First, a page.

Sometimes what we want to do is to have a no_skip[..] between rules. For example sometimes I want to make sure that I want to have a grammar ‘=’ where I don’t want to have any space between ParameterName/Value and the equal sign, For example “foo=bar” instead of “foo =bar” or “foo= bar”. I don’t think lexeme[..] for grammar like the following:

    rule NameValuePair = lexeme[ ParameterName >> char_('=') >> ParameterValue ];
    rule ParameterName = qi::string("name");
    rule ParameterValue = qi::string("value");
    

    Will no_skip[ ... ] works against the above grammar ?

    • Hartmut Kaiser says:

      Henry,

      in short, the answer is yes. That’s eactly what lexeme[] and no_skip[] are designed for.

      Regards Hartmut

      • Henry says:

        Hi Hartmut:

        If you have rules inside the lexeme[...], it does not compile for me. For me lexeme[...] only work if you put primitive parser inside like qi::alnum, qi::print, etc.

        For example, the following grammar won’t compile, unless I remove lexeme [...] from the Root rule.

        struct MyGrammar : grammar
        {
            MyGrammar()
                : base_type(Root)
            {
                Root             = lexeme
                                       [
                                           ParameterName
                                           &gt;&gt; char_(":")
                                           &gt;&gt; ParameterValue
                                       ];
        
                ParameterName  = lexeme[ +alnum ];
        
                ParameterValue  = lexeme[ +alnum ];
            }
        
            rule Root;
            rule ParameterName;
            rule ParameterValue;
        };
        
        • Hartmut Kaiser says:

          Henry,

          the template parameters for grammar and rule got lost in your post above, but I assume you’ve been specifying a skipper even for the rules included inside the lexeme[]. But rules used inside lexeme[] or no_skip[] should not have a skipper, otherwise they will not compile.

          Regards Hartmut

          • Henry says:

            Hi Hartmut, yes the template argument for my rules got lost in my post. But thanks for your great intuition that I was specifying skipper in my rule and indeed that is the problem!

  2. Henry says:

    You mentioned about the possibility of using a more complex skip parser than just default ascii::space_type in the rule. I have been wanting to do that. Could you give us a little example of how to use a custom skipper. Let’s say I want my skipper to be any of the following char “:=()[]\”".

  3. Henry says:

    Harmut,

    I define a SkipperGrammar g.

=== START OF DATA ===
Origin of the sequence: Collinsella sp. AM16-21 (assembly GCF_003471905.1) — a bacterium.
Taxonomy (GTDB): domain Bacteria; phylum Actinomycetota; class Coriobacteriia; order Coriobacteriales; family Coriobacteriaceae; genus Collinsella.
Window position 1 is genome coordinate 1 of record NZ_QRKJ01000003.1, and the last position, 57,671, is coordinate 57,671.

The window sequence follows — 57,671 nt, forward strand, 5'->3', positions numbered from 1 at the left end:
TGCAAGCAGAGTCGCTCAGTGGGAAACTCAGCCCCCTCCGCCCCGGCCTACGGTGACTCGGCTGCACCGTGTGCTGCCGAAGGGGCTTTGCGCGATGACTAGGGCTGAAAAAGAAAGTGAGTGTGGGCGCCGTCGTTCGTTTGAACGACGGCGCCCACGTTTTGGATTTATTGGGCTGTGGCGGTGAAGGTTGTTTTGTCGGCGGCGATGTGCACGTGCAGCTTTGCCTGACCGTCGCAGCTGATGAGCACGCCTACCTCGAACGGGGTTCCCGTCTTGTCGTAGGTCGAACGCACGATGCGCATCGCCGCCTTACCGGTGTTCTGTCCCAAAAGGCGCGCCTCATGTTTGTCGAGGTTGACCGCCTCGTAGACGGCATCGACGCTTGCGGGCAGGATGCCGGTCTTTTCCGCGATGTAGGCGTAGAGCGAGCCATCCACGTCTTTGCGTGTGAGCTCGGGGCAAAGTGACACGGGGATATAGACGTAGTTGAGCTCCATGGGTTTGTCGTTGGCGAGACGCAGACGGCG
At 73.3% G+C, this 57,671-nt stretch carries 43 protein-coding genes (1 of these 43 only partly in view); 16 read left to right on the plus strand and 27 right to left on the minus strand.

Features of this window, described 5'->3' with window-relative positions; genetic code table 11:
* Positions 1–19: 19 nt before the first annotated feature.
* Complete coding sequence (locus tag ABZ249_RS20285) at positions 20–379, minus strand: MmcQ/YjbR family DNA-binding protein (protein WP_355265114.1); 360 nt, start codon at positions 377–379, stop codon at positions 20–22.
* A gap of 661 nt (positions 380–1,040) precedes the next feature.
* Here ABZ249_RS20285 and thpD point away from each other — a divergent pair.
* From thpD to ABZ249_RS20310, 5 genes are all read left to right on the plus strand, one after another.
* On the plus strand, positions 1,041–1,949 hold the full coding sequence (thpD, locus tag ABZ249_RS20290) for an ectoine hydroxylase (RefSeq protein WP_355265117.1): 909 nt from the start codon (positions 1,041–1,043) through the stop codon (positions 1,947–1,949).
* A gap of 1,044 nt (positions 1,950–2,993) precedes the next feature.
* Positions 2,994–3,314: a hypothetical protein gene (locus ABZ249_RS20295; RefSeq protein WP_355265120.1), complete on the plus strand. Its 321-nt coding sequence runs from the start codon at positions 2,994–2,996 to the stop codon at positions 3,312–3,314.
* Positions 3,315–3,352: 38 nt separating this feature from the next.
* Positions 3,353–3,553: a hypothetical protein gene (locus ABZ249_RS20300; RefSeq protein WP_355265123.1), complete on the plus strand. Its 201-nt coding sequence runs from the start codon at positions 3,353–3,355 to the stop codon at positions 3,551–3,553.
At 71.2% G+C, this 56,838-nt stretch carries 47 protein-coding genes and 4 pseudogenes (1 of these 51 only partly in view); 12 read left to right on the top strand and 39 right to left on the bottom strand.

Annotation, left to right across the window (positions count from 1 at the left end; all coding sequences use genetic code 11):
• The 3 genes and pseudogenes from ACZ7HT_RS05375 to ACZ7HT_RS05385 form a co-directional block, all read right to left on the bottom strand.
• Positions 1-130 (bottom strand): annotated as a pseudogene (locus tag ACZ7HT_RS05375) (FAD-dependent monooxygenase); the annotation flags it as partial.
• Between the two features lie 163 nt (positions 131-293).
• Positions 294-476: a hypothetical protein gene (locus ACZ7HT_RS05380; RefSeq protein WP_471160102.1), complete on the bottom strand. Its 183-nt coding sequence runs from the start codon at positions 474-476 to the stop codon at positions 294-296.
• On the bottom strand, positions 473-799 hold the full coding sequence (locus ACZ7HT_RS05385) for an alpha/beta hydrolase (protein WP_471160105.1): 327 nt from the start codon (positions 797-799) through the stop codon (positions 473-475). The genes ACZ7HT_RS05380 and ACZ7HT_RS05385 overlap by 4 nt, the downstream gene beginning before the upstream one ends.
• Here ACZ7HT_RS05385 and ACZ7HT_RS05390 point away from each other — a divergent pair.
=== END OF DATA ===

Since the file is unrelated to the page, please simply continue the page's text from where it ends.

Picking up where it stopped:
How do I use g with skip(g) [...]

    I got a compilation error when I pass g to skip(..)[].

    \boost\spirit\home\qi\nonterminal\grammar.hpp(107) : error C2248: ‘boost::noncopyable_::noncopyable::noncopyable’ : cannot access private member declared in class ‘boost::noncopyable_::noncopyable’

    • Hartmut Kaiser says:

      Henry,
      yes, grammars are non-copyable, you can’t store them directly. Either use a rule and call it as: skip(r.alias())[], or wrap your grammar into a phoenix::ref(): skip(ref(g))[].

      HTH
      Regards Hartmut

  4. Gustavo says:

    Harmut,
    Do you know why skip parsers doesn’t work if qi is combined with lex?
    I’m trying everything I can to make it skip a certain token defined by a lexer. I’m an experienced spirit user, but recently I’ve upgrade to spirit v2.1 (which is amazing, btw). Using qi, everything is perfectly, but when previously tokenizing it, the parser just ignores it.

    • Hartmut Kaiser says:

      Gustavo,

      do you mind sending a small example to the mailing list (or just to me) helping me to reproduce your problem?

      Regards Hartmut

      • Gustavo says:

        I think I’ve realized what went wrong. I’m posting it right now at spirit-general mailing list. Hooray to mr. René Descartes (breaking the big problem into several small problems). Anyway, breaking it up to send you the sample led me to experiment some variations and figuring it out.

  5. joel says:

    2nd post, this time properly formatted:

    Hi Harmut,

    I’ve defined a space parser in the rule header_entity (see below) and no space parser (lexeme implicit) on keyword (header_entity = keyword) but if I have a space *in front* of keyword it will not parse. Any thoughts??

    Thanks,
    joel

    struct tagExpressParser : qi::grammar<const_iterator, space_type>
    {
       ...
       rule<const_iterator> digit;
       rule<const_iterator> lower;
       rule<const_iterator> upper;
       rule<const_iterator, space_type> standard_keyword;
       ...
       rule<const_iterator, space_type> exchange_file;
       rule<const_iterator, space_type> header_section;
       rule<const_iterator, space_type> header_entity;
       rule<const_iterator, space_type> header_entity_list;
       ...
       tagExpressParser() : tagExpressParser::base_type(exchange_file)
       {
          digit = char_("0-9");
          lower = char_("a-z");
          upper = char_("A-Z_");
          standard_keyword = lexeme [upper >> *(upper | digit)];
          exchange_file = lit("ISO-10303-21;") > header_section >
          data_section > *data_section > lit("END-ISO-10303-21;");
          header_section = lit("HEADER;") > header_entity > header_entity >
          header_entity > -header_entity_list > lit("ENDSEC;");
          header_entity = standard_keyword > '(' > -parameter_list > ')' > ';';
          ...
       }
    }
    void main ()
    {
       ...
       phrase_parse (begin, str.end(), expressParser, ascii::space);
    }
    
    • Hartmut Kaiser says:

      Joel,

      rules which are implicit lexemes execute an implicit pre-skip to be consistent with the behavior of an explicit lexeme (which pre-skips as well).

      HTH
      Regards Hartmut

  6. David Rajaratnam says:

    Hi Hartmut,

    I’m very new to Spirit and wondering if you can clarify some points about the example in the article. I ran a few tests on the key-value-pair rules using “key=value” and adding a space at various points. Hopefully I didn’t make some stupid error (always possible) but here are the results:

    1) “key=value” – parsed
    2) ” key=value” – failed to parse
    3) “key=value ” – parsed
    4) “key =value” – parsed
    5) “key= value” – failed to parse